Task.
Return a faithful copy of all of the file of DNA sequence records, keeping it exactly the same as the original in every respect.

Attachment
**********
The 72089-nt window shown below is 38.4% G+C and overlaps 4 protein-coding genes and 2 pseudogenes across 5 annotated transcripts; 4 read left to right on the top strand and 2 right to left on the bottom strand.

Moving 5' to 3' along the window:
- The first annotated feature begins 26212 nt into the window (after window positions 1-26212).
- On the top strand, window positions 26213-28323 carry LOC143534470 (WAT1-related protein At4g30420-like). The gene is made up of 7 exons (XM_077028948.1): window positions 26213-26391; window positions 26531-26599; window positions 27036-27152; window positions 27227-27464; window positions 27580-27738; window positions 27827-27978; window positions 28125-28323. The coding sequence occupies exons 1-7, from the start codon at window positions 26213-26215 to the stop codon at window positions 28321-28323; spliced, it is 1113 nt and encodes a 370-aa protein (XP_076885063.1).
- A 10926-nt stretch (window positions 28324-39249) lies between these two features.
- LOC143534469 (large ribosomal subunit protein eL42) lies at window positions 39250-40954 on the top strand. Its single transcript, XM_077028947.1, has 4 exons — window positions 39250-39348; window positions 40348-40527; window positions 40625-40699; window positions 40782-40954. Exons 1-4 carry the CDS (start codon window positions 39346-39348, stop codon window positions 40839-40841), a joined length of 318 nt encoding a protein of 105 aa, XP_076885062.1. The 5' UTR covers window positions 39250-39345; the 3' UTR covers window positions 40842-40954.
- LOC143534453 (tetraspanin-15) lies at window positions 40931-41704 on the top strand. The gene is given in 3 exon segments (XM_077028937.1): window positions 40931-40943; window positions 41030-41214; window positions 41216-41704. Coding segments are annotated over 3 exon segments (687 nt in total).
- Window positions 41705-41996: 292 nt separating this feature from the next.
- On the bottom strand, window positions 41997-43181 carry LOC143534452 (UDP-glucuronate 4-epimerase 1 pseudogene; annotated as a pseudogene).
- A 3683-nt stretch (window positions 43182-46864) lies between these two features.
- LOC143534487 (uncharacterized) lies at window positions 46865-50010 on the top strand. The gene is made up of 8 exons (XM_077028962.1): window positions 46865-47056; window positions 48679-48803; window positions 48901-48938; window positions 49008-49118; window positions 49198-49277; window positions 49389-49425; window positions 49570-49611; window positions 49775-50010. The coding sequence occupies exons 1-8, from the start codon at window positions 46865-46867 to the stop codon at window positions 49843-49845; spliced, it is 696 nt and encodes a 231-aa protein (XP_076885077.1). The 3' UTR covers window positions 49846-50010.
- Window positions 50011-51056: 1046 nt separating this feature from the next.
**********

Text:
The 72089-nt window shown below is 38.4% G+C and overlaps 4 protein-coding genes and 2 pseudogenes across 5 annotated transcripts; 4 read left to right on the top strand and 2 right to left on the bottom strand.

Moving 5' to 3' along the window:
- The first annotated feature begins 26212 nt into the window (after window positions 1-26212).
- On the top strand, window positions 26213-28323 carry LOC143534470 (WAT1-related protein At4g30420-like). The gene is made up of 7 exons (XM_077028948.1): window positions 26213-26391; window positions 26531-26599; window positions 27036-27152; window positions 27227-27464; window positions 27580-27738; window positions 27827-27978; window positions 28125-28323. The coding sequence occupies exons 1-7, from the start codon at window positions 26213-26215 to the stop codon at window positions 28321-28323; spliced, it is 1113 nt and encodes a 370-aa protein (XP_076885063.1).
- A 10926-nt stretch (window positions 28324-39249) lies between these two features.
- LOC143534469 (large ribosomal subunit protein eL42) lies at window positions 39250-40954 on the top strand. Its single transcript, XM_077028947.1, has 4 exons — window positions 39250-39348; window positions 40348-40527; window positions 40625-40699; window positions 40782-40954. Exons 1-4 carry the CDS (start codon window positions 39346-39348, stop codon window positions 40839-40841), a joined length of 318 nt encoding a protein of 105 aa, XP_076885062.1. The 5' UTR covers window positions 39250-39345; the 3' UTR covers window positions 40842-40954.
- LOC143534453 (tetraspanin-15) lies at window positions 40931-41704 on the top strand. The gene is given in 3 exon segments (XM_077028937.1): window positions 40931-40943; window positions 41030-41214; window positions 41216-41704. Coding segments are annotated over 3 exon segments (687 nt in total).
- Window positions 41705-41996: 292 nt separating this feature from the next.
- On the bottom strand, window positions 41997-43181 carry LOC143534452 (UDP-glucuronate 4-epimerase 1 pseudogene; annotated as a pseudogene).
- A 3683-nt stretch (window positions 43182-46864) lies between these two features.
- LOC143534487 (uncharacterized) lies at window positions 46865-50010 on the top strand. The gene is made up of 8 exons (XM_077028962.1): window positions 46865-47056; window positions 48679-48803; window positions 48901-48938; window positions 49008-49118; window positions 49198-49277; window positions 49389-49425; window positions 49570-49611; window positions 49775-50010. The coding sequence occupies exons 1-8, from the start codon at window positions 46865-46867 to the stop codon at window positions 49843-49845; spliced, it is 696 nt and encodes a 231-aa protein (XP_076885077.1). The 3' UTR covers window positions 49846-50010.
- Window positions 50011-51056: 1046 nt separating this feature from the next.